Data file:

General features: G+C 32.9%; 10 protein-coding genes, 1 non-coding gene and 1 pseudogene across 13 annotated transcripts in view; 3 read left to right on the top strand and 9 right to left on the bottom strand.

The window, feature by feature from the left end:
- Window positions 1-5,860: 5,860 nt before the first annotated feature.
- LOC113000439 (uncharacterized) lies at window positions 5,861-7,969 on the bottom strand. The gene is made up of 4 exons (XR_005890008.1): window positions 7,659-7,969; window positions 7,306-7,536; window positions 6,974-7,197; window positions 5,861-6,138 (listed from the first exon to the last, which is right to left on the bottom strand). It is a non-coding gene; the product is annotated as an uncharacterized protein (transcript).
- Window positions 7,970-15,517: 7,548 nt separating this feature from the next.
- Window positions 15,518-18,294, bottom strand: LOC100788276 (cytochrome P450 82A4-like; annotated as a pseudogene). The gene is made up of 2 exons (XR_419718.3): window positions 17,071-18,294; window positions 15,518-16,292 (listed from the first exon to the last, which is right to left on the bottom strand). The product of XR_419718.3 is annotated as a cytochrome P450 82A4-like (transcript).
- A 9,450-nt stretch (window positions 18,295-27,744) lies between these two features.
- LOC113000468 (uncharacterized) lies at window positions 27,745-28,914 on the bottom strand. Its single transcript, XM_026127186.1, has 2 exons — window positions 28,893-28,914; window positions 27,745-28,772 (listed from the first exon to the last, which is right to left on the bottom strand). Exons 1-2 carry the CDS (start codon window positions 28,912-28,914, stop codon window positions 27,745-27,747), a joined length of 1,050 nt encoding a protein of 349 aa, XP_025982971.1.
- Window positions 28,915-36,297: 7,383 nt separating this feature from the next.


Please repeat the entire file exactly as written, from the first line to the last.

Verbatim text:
General features: G+C 32.9%; 10 protein-coding genes, 1 non-coding gene and 1 pseudogene across 13 annotated transcripts in view; 3 read left to right on the top strand and 9 right to left on the bottom strand.

The window, feature by feature from the left end:
- Window positions 1-5,860: 5,860 nt before the first annotated feature.
- LOC113000439 (uncharacterized) lies at window positions 5,861-7,969 on the bottom strand. The gene is made up of 4 exons (XR_005890008.1): window positions 7,659-7,969; window positions 7,306-7,536; window positions 6,974-7,197; window positions 5,861-6,138 (listed from the first exon to the last, which is right to left on the bottom strand). It is a non-coding gene; the product is annotated as an uncharacterized protein (transcript).
- Window positions 7,970-15,517: 7,548 nt separating this feature from the next.
- Window positions 15,518-18,294, bottom strand: LOC100788276 (cytochrome P450 82A4-like; annotated as a pseudogene). The gene is made up of 2 exons (XR_419718.3): window positions 17,071-18,294; window positions 15,518-16,292 (listed from the first exon to the last, which is right to left on the bottom strand). The product of XR_419718.3 is annotated as a cytochrome P450 82A4-like (transcript).
- A 9,450-nt stretch (window positions 18,295-27,744) lies between these two features.
- LOC113000468 (uncharacterized) lies at window positions 27,745-28,914 on the bottom strand. Its single transcript, XM_026127186.1, has 2 exons — window positions 28,893-28,914; window positions 27,745-28,772 (listed from the first exon to the last, which is right to left on the bottom strand). Exons 1-2 carry the CDS (start codon window positions 28,912-28,914, stop codon window positions 27,745-27,747), a joined length of 1,050 nt encoding a protein of 349 aa, XP_025982971.1.
- Window positions 28,915-36,297: 7,383 nt separating this feature from the next.